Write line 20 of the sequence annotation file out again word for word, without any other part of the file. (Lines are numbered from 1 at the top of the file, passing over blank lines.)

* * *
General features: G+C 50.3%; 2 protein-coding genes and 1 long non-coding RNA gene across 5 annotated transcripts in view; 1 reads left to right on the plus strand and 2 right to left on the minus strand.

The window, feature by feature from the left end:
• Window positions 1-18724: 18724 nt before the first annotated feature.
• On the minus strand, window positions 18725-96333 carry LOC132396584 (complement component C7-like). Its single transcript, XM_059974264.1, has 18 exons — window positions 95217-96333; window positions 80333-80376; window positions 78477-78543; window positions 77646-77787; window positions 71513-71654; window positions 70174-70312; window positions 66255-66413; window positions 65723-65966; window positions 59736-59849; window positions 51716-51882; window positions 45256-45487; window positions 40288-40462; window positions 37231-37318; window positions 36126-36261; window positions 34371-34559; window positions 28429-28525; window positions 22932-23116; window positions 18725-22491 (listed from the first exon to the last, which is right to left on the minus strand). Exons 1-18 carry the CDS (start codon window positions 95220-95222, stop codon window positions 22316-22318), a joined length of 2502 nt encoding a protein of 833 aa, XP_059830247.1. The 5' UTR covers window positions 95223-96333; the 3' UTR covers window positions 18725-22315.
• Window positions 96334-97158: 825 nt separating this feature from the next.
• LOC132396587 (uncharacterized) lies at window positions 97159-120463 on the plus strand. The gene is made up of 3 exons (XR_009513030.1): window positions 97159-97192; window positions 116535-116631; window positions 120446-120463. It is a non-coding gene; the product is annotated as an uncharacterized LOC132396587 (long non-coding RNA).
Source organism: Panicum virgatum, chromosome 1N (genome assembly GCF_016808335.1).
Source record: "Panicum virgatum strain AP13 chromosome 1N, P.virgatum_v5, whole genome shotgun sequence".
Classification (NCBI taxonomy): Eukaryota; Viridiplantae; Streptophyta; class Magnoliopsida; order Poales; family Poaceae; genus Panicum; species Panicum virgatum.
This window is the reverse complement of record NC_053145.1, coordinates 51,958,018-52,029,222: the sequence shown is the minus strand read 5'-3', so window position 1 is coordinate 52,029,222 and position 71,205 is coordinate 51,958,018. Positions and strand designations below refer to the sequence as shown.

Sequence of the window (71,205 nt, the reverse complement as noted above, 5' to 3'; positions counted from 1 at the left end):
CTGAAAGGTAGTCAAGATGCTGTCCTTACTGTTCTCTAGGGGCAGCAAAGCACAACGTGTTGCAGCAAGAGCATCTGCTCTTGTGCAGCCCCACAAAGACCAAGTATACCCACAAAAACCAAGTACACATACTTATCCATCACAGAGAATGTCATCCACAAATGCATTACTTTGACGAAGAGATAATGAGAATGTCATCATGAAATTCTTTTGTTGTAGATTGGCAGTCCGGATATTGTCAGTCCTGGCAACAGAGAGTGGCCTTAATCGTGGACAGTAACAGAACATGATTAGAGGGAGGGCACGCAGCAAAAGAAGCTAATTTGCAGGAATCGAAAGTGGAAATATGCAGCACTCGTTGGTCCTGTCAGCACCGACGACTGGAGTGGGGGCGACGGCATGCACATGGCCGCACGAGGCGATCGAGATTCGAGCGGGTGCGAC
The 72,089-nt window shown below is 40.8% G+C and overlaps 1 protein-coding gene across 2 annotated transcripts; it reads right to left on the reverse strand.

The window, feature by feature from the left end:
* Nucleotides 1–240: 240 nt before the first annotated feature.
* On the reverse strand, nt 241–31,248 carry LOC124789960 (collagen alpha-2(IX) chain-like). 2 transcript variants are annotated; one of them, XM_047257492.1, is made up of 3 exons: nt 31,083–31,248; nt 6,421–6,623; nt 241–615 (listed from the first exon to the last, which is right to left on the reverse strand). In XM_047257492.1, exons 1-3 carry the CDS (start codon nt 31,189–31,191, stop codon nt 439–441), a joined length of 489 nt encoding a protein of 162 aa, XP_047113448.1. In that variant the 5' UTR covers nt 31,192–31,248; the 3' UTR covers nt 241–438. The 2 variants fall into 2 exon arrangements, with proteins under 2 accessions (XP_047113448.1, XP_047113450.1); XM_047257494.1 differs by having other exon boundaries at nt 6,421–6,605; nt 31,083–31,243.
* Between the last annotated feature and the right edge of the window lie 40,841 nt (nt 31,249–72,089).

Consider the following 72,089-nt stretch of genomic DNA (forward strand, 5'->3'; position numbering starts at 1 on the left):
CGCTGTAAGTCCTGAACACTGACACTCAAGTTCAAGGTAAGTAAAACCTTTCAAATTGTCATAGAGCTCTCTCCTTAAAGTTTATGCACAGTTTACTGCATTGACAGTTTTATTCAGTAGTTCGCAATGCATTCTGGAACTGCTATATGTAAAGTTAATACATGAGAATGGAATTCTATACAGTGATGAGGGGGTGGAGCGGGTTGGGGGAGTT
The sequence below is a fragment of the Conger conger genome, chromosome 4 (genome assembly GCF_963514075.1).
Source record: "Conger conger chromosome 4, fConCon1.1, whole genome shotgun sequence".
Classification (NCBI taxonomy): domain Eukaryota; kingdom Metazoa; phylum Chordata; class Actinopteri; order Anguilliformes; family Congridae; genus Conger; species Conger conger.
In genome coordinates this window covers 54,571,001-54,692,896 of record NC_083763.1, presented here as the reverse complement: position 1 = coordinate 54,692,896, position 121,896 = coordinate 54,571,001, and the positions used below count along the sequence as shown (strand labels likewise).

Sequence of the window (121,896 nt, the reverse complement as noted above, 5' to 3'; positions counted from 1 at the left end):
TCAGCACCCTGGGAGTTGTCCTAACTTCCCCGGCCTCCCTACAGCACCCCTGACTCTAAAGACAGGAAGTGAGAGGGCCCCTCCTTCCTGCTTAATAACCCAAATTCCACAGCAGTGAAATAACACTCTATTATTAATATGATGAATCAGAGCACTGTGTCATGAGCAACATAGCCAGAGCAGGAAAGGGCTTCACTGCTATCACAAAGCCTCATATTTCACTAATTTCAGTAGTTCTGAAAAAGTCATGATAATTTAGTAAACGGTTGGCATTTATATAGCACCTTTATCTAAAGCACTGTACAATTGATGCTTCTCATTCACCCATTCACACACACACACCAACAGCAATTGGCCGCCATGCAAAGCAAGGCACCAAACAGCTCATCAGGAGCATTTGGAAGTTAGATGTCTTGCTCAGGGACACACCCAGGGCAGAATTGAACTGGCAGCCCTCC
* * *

The sequence below is a fragment of the Conger conger genome, chromosome 4 (genome assembly GCF_963514075.1).